"Are residents of Puerto Rico citizens of the United States of America?" asked our caller. The Newton Falls Public Library staff member was happy to begin the search for this patron's request.
Oxford Reference Online, one of the online databases available to library patrons through our shared Clevnet system, was one of the first places our staff member searched by using the words "Puerto Rico citizenship." One of the suggested links was for the online book The Oxford Companion to United States History by Paul S. Boyer. Boyer stated "the Jones Act (1917) . . . extended U.S. citizenship to Puerto Ricans . . . In 1950 the island won the right to draft and enact its own constitution. The constitution, which became law in 1952, established the Commonwealth of Puerto Rico. . ."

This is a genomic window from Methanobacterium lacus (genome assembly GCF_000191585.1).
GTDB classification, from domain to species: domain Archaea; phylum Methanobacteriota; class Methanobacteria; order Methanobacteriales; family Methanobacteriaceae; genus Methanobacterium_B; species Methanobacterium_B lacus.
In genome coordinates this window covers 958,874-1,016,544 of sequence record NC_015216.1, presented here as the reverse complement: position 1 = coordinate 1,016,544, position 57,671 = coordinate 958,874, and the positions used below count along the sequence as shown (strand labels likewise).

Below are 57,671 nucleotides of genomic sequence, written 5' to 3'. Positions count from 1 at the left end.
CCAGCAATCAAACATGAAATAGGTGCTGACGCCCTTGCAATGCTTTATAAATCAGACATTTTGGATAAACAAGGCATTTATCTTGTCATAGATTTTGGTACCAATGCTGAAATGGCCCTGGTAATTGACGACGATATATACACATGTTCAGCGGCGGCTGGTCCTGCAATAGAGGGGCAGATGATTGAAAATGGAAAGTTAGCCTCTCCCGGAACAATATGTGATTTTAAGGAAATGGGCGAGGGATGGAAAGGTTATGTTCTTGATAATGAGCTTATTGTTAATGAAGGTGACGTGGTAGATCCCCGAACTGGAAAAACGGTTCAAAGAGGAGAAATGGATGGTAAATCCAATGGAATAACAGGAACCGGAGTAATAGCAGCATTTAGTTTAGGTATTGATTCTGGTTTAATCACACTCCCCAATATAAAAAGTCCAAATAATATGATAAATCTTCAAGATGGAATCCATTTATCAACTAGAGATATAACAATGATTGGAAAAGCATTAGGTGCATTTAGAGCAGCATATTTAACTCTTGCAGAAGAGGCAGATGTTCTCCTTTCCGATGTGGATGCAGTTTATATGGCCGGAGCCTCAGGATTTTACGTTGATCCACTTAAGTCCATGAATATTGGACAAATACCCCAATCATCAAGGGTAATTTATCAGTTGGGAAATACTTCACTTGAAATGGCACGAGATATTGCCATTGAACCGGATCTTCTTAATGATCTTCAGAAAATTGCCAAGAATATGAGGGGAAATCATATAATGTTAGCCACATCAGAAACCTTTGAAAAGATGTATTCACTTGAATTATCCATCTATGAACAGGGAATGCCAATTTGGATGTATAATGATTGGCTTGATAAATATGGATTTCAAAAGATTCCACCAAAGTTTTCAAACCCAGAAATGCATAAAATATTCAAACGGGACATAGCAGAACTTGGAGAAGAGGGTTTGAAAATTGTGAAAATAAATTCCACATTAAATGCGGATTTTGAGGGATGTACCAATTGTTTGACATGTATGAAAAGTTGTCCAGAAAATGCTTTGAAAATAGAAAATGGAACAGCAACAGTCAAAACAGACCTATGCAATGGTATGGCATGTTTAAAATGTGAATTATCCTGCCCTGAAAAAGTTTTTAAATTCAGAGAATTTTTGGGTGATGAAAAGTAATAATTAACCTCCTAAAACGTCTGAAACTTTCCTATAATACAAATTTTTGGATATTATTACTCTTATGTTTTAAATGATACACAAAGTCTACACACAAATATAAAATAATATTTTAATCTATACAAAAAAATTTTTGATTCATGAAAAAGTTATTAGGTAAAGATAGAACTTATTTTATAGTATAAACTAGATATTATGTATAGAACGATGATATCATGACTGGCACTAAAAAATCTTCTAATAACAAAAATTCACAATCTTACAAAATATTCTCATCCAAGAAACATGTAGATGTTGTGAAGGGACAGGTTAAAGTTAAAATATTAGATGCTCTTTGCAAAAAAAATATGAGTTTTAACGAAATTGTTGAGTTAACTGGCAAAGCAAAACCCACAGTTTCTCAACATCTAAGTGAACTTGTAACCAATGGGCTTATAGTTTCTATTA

Now informed that citizens of Puerto Rico are also citizens of the United States of America, our staff member was curious if there are other places outside of our fifty states where this also applied. The website answers.usa.gov lists our territorial and associated state governments as America Samoa, Guam, Marshall Islands, Micronesia, Midway Atoll, North Mariana Islands, Palau, Puerto Rico, and U.S. Virgin Islands. It also states that the House of "Representatives has five Delegates(representing the District of Columbia, the Virgin Islands, Guam, American Samoa,and the Commonwealth of the Northern Mariana Islands), and one Resident Commissioner (representing Puerto Rico)." "You are a U.S. citizen if you have a birth certificate issued by a U.S. state or territory."